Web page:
I've been unable to find a biography for William Grimmond. If anyone knows anything, please comment.
Pauline Diana Baynes (9 September 1922 – 1 August 2008) was an English illustrator whose work encompassed more than 100 books, notably several by C. S. Lewis and J. R. R. Tolkien.
Pauline Baynes was born in Hove, Sussex. For a few years she was raised in India, where her father was commissioner in Agra, but she and her elder sister were sent back to England for their schooling.
Baynes is probably best known for her covers and interior illustrations for The Chronicles of Narnia by C. S. Lewis, seven books published, one volume a year, from 1950 to 1956 (the first five by Geoffrey Bles, the last two by The Bodley Head). Years later she provided some new illustrations for The Land of Narnia: Brian Sibley Explores the World of C. S. Lewis (HarperCollins, 1998), by Brian Sibley.
When she began work on the Narnia books she was already the chosen illustrator of Lewis's friend and colleague J. R. R. Tolkien. In 1948 Tolkien was visiting his publishers, George Allen & Unwin, to discuss some disappointing artwork that they had commissioned for his novella Farmer Giles of Ham, when he spotted, lying on a desk, some witty reinterpretations of medieval marginalia from the Luttrell Psalter that greatly appealed to him. These, it turned out, had been sent to the publishers "on spec" by the then-unknown Pauline Baynes. Tolkien demanded that the creator of these drawings be set to work illustrating Farmer Giles of Ham and was delighted with the subsequent results, declaring that Pauline Baynes had "reduced my text to a commentary on her drawings". Further collaboration between Tolkien and his Farmer Giles illustrator followed, and a lifelong friendship developed ... Later, when she showed him her artwork for a poster featuring Frodo and Bilbo Baggins, the author nodded approvingly and murmured quietly: "There they are, there they are."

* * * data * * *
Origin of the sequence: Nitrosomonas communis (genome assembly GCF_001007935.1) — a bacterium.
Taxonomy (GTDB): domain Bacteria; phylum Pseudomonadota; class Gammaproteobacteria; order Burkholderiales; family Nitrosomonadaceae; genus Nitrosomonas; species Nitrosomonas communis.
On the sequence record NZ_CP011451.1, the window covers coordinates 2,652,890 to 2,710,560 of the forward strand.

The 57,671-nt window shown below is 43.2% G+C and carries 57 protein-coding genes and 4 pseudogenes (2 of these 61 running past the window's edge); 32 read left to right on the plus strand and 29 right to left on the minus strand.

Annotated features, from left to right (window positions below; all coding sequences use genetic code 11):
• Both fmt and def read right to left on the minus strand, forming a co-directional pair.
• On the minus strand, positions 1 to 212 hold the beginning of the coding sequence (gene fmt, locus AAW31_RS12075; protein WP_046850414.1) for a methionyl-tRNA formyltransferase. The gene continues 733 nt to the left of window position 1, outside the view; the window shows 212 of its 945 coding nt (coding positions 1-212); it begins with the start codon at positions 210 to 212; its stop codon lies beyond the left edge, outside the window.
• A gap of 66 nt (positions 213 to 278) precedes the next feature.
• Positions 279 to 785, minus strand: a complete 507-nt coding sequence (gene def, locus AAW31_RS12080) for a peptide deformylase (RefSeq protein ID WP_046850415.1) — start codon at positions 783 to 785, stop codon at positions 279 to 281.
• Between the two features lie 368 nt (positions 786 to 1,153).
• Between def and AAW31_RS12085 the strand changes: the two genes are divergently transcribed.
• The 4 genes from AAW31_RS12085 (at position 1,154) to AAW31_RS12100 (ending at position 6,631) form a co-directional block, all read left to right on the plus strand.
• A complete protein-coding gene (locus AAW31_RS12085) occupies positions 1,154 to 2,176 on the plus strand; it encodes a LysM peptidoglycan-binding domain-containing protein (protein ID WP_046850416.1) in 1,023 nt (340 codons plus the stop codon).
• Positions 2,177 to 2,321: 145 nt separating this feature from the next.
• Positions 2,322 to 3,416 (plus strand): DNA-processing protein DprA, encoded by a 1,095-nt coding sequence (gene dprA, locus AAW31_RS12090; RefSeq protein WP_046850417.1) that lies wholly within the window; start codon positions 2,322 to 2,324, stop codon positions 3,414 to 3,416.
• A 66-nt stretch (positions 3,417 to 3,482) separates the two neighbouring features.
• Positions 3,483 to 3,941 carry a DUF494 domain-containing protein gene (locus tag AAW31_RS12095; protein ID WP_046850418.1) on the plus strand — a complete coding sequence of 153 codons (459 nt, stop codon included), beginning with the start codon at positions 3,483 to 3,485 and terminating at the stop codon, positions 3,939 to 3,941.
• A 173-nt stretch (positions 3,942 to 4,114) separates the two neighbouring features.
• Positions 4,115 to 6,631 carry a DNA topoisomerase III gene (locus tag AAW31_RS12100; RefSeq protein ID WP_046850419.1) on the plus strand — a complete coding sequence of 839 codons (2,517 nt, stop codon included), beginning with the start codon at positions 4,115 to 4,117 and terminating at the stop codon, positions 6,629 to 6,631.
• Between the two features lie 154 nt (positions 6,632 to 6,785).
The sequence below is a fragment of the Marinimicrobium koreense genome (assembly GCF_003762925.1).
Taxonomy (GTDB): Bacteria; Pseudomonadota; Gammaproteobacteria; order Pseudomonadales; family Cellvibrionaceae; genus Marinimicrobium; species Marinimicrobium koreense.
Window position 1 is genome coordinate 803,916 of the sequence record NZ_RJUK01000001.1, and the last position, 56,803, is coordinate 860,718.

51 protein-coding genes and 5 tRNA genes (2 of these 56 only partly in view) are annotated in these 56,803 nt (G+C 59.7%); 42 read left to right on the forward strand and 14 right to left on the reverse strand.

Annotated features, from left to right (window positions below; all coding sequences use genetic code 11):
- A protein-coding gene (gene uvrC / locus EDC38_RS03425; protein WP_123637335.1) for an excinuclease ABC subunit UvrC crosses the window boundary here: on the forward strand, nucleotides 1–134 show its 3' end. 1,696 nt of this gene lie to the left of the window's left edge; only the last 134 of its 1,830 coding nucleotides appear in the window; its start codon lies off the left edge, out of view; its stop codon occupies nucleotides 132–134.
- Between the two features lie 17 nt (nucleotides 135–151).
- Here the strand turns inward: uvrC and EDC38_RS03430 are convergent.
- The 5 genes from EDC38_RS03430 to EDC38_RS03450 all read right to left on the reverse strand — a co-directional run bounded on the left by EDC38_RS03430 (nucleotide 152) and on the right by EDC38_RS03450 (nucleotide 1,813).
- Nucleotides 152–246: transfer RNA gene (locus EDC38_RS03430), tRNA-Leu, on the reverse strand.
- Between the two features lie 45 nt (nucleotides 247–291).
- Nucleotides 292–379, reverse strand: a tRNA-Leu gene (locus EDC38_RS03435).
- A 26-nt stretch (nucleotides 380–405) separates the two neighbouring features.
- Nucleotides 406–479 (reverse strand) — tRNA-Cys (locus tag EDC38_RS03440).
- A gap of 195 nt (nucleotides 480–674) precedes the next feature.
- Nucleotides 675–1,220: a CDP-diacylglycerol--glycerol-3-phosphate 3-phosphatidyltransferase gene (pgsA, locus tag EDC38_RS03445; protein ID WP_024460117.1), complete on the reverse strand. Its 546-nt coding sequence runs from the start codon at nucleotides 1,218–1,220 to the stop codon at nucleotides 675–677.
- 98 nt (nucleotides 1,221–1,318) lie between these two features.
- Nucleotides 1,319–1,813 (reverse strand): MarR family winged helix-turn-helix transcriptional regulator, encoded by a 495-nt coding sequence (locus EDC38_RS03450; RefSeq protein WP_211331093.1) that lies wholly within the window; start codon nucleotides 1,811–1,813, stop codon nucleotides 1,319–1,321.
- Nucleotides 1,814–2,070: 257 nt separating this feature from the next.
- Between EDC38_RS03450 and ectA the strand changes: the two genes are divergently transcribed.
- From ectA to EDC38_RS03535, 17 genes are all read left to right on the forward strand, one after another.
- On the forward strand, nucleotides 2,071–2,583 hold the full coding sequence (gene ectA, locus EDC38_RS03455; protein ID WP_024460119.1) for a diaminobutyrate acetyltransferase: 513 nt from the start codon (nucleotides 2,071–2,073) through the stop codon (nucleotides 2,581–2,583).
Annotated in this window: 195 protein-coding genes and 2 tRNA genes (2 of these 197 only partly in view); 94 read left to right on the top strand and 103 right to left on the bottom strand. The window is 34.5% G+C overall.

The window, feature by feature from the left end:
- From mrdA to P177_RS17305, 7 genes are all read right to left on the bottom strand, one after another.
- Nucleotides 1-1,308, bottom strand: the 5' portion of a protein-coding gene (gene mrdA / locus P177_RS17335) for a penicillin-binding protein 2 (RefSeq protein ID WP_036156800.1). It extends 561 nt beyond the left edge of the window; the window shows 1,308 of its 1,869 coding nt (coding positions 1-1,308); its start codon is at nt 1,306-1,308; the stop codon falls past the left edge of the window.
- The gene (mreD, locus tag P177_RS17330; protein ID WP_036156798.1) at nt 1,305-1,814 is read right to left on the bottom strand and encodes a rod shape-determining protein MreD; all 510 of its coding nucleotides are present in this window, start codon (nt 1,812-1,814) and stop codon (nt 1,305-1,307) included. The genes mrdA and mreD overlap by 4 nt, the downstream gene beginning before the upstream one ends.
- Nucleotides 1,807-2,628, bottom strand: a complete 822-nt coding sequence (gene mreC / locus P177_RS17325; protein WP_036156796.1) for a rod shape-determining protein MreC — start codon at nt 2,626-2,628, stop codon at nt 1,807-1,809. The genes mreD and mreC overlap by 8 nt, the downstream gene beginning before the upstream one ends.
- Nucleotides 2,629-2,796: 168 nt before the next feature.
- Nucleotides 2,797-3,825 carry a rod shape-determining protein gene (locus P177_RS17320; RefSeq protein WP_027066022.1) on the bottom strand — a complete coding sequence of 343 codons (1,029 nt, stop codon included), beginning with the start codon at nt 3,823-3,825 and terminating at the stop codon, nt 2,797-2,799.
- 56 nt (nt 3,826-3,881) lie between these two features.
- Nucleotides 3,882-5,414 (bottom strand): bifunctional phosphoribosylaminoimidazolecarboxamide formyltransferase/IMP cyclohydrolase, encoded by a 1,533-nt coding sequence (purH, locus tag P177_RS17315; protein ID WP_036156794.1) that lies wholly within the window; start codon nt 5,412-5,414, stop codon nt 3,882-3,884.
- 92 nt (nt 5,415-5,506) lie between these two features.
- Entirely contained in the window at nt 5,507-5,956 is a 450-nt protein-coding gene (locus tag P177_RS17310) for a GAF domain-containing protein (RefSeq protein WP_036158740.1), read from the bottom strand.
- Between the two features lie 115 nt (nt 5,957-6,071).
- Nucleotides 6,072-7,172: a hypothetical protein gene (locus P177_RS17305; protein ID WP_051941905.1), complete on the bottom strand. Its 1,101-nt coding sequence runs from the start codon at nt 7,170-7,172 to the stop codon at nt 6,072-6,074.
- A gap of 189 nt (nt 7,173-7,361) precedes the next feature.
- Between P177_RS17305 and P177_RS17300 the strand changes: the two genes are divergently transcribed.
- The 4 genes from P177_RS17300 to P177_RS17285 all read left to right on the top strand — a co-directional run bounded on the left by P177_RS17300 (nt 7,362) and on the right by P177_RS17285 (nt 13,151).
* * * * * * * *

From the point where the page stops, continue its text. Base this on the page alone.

Eventually drawings by Baynes appeared not only in Farmer Giles of Ham, but also in The Adventures of Tom Bombadil, Smith of Wootton Major, Tree and Leaf and (after the author's death) the poem Bilbo's Last Song, which appeared as a poster in 1974 and as a book in 1990. Baynes also painted the covers for two British paperback editions of The Lord of the Rings (in one volume in 1973 and in three volumes in 1981) and produced illustrated poster versions of the maps from The Lord of the Rings and The Hobbit.